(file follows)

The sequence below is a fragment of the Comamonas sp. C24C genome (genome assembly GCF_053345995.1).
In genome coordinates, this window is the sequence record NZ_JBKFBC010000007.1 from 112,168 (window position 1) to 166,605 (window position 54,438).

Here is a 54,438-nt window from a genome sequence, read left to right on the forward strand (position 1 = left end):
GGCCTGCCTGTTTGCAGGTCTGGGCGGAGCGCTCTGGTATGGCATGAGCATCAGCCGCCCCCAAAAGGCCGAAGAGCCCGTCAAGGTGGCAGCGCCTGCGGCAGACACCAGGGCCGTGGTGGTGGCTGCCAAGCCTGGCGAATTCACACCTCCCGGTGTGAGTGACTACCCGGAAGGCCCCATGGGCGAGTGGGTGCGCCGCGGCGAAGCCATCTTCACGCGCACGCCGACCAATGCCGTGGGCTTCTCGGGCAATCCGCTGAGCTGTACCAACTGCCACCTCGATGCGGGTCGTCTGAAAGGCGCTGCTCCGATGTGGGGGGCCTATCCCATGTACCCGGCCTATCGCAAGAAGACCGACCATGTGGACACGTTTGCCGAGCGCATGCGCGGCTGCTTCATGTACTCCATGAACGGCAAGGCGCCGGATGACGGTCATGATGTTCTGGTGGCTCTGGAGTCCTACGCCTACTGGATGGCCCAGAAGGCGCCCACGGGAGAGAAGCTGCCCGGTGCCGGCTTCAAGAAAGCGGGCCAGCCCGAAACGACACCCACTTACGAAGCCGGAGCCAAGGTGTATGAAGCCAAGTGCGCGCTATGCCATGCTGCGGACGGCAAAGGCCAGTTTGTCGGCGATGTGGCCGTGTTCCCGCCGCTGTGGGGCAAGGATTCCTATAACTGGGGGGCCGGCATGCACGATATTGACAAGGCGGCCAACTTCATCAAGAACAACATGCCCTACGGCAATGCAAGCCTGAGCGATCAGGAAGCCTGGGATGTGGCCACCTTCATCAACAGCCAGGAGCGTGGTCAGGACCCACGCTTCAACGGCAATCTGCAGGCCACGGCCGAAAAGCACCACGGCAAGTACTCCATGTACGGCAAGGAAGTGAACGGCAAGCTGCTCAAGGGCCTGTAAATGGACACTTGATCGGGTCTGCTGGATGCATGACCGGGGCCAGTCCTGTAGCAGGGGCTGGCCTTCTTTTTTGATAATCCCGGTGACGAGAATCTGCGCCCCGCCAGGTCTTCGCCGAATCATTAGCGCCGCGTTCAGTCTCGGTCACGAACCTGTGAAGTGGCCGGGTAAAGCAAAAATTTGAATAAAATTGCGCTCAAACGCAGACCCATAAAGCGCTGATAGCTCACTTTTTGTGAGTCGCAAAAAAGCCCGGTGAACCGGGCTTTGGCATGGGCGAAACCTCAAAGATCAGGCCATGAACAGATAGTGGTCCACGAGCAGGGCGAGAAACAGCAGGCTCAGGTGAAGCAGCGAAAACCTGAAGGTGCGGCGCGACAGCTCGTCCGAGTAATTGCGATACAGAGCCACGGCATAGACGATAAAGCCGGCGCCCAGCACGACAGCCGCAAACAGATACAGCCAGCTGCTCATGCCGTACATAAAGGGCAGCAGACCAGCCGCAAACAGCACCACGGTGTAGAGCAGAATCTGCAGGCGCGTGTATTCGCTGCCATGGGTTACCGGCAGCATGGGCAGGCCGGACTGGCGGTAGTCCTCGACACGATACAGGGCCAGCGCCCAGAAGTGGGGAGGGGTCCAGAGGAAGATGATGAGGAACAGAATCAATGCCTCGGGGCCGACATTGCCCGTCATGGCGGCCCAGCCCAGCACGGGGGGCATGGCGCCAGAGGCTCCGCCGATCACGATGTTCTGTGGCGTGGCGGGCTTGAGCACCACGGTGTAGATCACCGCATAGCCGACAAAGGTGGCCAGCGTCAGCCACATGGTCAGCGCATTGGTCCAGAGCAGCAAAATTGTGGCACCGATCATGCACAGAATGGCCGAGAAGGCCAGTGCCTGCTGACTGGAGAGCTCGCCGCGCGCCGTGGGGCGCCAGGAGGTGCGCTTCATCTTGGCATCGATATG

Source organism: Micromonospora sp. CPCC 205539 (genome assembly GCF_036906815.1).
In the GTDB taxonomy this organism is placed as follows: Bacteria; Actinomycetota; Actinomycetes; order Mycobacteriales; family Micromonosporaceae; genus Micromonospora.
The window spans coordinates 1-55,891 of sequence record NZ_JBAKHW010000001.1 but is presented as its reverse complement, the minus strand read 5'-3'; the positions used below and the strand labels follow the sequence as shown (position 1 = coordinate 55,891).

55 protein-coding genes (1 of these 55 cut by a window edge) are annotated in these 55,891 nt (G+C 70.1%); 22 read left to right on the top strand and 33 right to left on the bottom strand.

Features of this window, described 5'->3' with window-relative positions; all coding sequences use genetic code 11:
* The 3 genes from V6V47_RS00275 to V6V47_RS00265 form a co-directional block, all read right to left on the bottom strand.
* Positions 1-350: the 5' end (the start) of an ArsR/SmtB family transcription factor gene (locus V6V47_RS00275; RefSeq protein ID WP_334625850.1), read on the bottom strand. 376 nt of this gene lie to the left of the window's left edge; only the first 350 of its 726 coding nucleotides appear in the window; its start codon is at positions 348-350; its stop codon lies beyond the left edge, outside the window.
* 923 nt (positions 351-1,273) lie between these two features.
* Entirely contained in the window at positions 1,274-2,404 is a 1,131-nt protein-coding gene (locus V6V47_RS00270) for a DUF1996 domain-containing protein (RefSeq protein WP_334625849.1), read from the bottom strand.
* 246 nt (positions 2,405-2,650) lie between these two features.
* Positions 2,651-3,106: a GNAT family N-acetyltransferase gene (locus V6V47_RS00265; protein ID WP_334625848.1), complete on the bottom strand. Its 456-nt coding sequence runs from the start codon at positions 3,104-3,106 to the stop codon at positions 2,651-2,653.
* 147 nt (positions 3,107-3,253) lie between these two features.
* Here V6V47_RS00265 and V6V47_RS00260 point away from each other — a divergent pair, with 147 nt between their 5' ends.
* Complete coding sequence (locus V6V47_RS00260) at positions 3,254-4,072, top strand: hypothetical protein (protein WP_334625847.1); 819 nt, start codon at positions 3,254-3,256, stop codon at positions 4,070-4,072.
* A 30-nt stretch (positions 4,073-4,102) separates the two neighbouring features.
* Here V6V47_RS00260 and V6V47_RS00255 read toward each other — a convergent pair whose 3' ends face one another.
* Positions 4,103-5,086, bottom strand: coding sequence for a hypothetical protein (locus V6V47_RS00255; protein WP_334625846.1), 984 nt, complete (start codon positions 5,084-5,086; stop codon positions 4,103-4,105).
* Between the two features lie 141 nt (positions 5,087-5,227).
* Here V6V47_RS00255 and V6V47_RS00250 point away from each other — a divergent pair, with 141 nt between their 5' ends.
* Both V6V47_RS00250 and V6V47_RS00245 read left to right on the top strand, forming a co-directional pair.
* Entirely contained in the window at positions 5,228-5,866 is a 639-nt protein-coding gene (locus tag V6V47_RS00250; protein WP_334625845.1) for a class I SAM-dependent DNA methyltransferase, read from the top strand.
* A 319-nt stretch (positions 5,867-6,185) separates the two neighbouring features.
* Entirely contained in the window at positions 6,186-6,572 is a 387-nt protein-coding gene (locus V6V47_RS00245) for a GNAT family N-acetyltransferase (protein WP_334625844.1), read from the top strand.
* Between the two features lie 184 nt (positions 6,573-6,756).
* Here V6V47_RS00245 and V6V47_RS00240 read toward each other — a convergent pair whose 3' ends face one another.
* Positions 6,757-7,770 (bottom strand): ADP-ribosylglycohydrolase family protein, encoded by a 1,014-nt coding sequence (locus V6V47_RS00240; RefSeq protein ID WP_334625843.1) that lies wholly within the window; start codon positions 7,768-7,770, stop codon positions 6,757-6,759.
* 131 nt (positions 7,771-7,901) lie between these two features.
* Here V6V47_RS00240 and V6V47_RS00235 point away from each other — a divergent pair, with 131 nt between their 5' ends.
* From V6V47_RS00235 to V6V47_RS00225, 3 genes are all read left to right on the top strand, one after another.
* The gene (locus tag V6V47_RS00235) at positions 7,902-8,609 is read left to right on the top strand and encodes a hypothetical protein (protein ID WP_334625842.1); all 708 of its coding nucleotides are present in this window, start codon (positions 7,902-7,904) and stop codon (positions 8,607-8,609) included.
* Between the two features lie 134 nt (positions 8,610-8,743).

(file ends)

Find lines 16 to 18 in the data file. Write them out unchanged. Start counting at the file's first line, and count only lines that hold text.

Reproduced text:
* 147 nt (positions 3,107-3,253) lie between these two features.
* Here V6V47_RS00265 and V6V47_RS00260 point away from each other — a divergent pair, with 147 nt between their 5' ends.
* Complete coding sequence (locus V6V47_RS00260) at positions 3,254-4,072, top strand: hypothetical protein (protein WP_334625847.1); 819 nt, start codon at positions 3,254-3,256, stop codon at positions 4,070-4,072.